|After three miles of this, it was time to clean off the mire and ride!|
It was immediately after this section where we witnessed dozens, (literally, I am not exaggerating), of rear derailleurs sheared off bikes. We began to take note of the type of derailleurs that we saw and it seemed to us that the cyclo cross bikes with road long cage derailleurs were the ones we were seeing having issues. The sticky clay was wreaking havoc amongst the DK riders. This lasted for about five miles and then became less of a sight to see, but I saw broken derailleurs happening most of the rest of the day. Ari chuckled and crowed that we should open a derailleur shop and make a killing. We probably would have that morning. The carnage was simply astounding. Riders were seen standing roadside, cell phones to ears, calling for rescue more times than we could count. I felt sorry for them. They didn't even get 20 miles into the course and their days were done.
|Me bombing a long downhill on the Fat Fargo. Image courtesy of A. Andonopoulous|
At the bottom of this down hill, a fat biker couldn't negotiate the 90° left hand corner and yard saled it into the tall grass. There was also another rider being consoled by a volunteer with a blanket thrown over their shoulder. It looked like a serious injury. Sure enough, not five minutes later an ambulance came screaming down the primitive road to fetch him. That siren sound and the site of that big, boxy truck seemed incongruous to me in these environs. Still, it was good to know that rider was going to be in good hands soon.
|Ari puts the hammer down as I follow.|
We were obliged to stop at one point, again, I cannot recall why, but Phil looked at his Garmin and announced that we had gone about 26 miles in four hours. "Whoa!", I thought to myself, as I realized that from that point we had approximately 50 miles to cover in four more hours. I assumed right then and there that Ari was pushing the pace to make the checkpoint cutoff time, so I didn't complain too much about it after that. The other thing I noted was that we had about six more miles to go to reach the neutral water stop. I knew we'd have to resupply on fluids there. It was going to be touch and go on whether I would even get to the checkpoint on time now!
Ari took off and we were right back to our 20 mile per hour pace, and only slowing slightly for climbs. I was feeling okay at this point, and strong, but I knew that with my lack of training miles that it was going to be a short-lived output from my engine. I just didn't get a chance to tune up properly for such high horsepower efforts for as long a time as it would take to achieve the goal of checkpoint 1. Still, we had to make up time, so I dug down deeper and tried to sustain the pace.
The water crossing we were coming up upon looked suspiciously familiar, and I think we were at Texaco Hill's base. If I was right, there would be a long climb with a winding road near the top to finish out that rounded up near a large tower. Yep! I could see it in the distance. I was a bit concerned how that would go after a long, hard effort such as what we were putting in.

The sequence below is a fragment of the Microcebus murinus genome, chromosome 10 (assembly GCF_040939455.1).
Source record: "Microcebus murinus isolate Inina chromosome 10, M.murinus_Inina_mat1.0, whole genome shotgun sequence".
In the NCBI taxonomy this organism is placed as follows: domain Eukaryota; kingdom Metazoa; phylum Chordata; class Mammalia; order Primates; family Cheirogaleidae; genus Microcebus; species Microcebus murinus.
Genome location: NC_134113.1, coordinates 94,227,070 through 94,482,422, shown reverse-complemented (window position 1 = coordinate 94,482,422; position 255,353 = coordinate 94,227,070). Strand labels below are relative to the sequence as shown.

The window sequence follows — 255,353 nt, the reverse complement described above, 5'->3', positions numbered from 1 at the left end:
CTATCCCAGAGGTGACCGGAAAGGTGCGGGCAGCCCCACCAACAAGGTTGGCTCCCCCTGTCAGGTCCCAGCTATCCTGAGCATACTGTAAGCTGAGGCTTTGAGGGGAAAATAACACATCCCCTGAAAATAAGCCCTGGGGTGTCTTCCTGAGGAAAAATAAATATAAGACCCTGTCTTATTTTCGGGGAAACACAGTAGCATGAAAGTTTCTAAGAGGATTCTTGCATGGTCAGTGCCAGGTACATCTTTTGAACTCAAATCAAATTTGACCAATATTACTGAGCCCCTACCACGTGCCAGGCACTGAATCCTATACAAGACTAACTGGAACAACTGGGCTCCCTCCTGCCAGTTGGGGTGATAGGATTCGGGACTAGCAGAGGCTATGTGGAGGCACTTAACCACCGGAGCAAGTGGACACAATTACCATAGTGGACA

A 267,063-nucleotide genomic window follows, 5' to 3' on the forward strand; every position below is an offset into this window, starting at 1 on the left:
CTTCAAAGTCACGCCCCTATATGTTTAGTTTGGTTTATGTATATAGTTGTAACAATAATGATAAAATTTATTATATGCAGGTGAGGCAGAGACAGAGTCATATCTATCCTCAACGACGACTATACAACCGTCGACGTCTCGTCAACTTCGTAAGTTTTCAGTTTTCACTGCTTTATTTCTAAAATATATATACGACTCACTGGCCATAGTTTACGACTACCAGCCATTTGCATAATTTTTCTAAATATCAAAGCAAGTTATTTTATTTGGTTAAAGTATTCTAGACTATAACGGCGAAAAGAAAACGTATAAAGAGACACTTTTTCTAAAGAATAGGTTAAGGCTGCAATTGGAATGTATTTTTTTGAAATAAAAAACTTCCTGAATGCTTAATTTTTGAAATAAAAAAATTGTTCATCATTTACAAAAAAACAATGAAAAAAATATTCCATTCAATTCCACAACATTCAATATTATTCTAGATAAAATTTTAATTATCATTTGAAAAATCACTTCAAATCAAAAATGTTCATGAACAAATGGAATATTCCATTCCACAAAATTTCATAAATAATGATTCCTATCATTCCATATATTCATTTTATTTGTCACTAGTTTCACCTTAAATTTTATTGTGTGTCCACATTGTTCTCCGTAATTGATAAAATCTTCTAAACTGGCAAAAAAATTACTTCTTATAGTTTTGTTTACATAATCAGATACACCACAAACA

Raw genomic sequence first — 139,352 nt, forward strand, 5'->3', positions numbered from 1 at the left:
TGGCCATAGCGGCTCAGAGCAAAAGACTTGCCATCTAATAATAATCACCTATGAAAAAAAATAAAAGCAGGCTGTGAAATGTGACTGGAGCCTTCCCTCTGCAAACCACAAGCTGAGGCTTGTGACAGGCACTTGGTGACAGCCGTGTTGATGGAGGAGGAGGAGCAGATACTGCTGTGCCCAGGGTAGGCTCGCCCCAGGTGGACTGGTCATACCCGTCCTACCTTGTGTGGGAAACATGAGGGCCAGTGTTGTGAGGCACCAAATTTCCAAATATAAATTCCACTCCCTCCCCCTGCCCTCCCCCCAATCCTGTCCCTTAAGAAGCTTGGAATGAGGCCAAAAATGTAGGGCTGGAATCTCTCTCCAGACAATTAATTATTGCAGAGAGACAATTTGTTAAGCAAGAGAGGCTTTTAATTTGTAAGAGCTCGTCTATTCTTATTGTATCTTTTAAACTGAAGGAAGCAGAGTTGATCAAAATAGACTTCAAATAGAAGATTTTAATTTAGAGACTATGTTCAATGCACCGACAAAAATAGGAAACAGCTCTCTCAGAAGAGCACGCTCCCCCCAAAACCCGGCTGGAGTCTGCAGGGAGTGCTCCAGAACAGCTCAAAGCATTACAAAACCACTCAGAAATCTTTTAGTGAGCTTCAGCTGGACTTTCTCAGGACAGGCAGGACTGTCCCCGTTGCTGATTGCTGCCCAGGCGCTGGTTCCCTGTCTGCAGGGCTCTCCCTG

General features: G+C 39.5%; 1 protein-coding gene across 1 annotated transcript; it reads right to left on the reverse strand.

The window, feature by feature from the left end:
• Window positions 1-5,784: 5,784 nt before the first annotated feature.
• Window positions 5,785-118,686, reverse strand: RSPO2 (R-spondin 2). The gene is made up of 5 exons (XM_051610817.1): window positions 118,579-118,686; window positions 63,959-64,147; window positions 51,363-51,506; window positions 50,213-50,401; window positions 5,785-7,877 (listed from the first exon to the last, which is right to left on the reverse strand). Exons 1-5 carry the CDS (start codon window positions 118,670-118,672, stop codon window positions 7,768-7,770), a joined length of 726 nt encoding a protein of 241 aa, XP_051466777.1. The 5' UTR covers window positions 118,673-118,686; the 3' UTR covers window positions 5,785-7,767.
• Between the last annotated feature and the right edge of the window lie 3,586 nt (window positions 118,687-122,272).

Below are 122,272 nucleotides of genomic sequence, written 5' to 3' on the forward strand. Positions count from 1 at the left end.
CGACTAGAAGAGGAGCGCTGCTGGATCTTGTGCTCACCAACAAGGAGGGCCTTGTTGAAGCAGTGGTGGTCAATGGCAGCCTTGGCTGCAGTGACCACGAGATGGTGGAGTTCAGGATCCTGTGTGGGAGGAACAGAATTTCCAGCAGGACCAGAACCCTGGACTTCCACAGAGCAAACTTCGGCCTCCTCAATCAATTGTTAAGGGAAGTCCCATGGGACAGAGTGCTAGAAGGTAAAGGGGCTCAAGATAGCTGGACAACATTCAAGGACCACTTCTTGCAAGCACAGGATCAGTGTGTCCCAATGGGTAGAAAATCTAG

|Hey! This looks familiar! I've been here before.|
|Phil, (L), and I at the water oasis. Image courtesy of A Andonopoulous|
The oasis was where the DK100 and DK 200 routes split up. When we all left, it became apparent that we were in a lot less traffic. The road went to a dirt two track, and we were obliged to hike-a-bike again for a bit. It wasn't nearly as tough as the morning, but anytime you are walking, it is costing you precious time. I was concerned about that, and as mentioned, Ari must have been as well, because as soon as the roads became ride-able again, he went back to that higher pace. I tried to hang on, but Phil and Ari rode away from me eventually. After a while I figured they were gone, but then, about 30 minutes later, here they were waiting. Once they decided to take off again, I saw that they weren't going to slow down so I bid them a quiet adieu, and basically accepted the fact that now I was on my own at about 40-45 miles into the day.
I slogged on, and now I was aware of my nutritional needs a bit more than I had been. I was drinking and eating regularly, and with the mileage being off on the computer due to hike-a-bikes, I solely relied upon my cues and time to navigate and set goals. Interestingly, I never used the cues until this point in the event! I only went off course once due to following two guys ahead of me and not relying on my own judgment. But it only cost me a half a mile, so it wasn't critical.
|The vastness of the Flint Hills makes the rider feel insignificant and small at times.|
I decided to take on a challenge to beat a fellow into the checkpoint which was three miles or so ahead, and I cranked it back up to 20 miles per hour, held it there, and went for it time trial style. I looked to beat the 2:00pm cutoff by a few minutes, maybe more, so this served a dual purpose. As I came into Madison, Kansas, I saw people on the corners clapping and redirecting me toward the timing station. I rounded a corner, and there to my wondering eyes was MG cheering me on. Was I dreaming! What the heck........
Next: Methodical Miles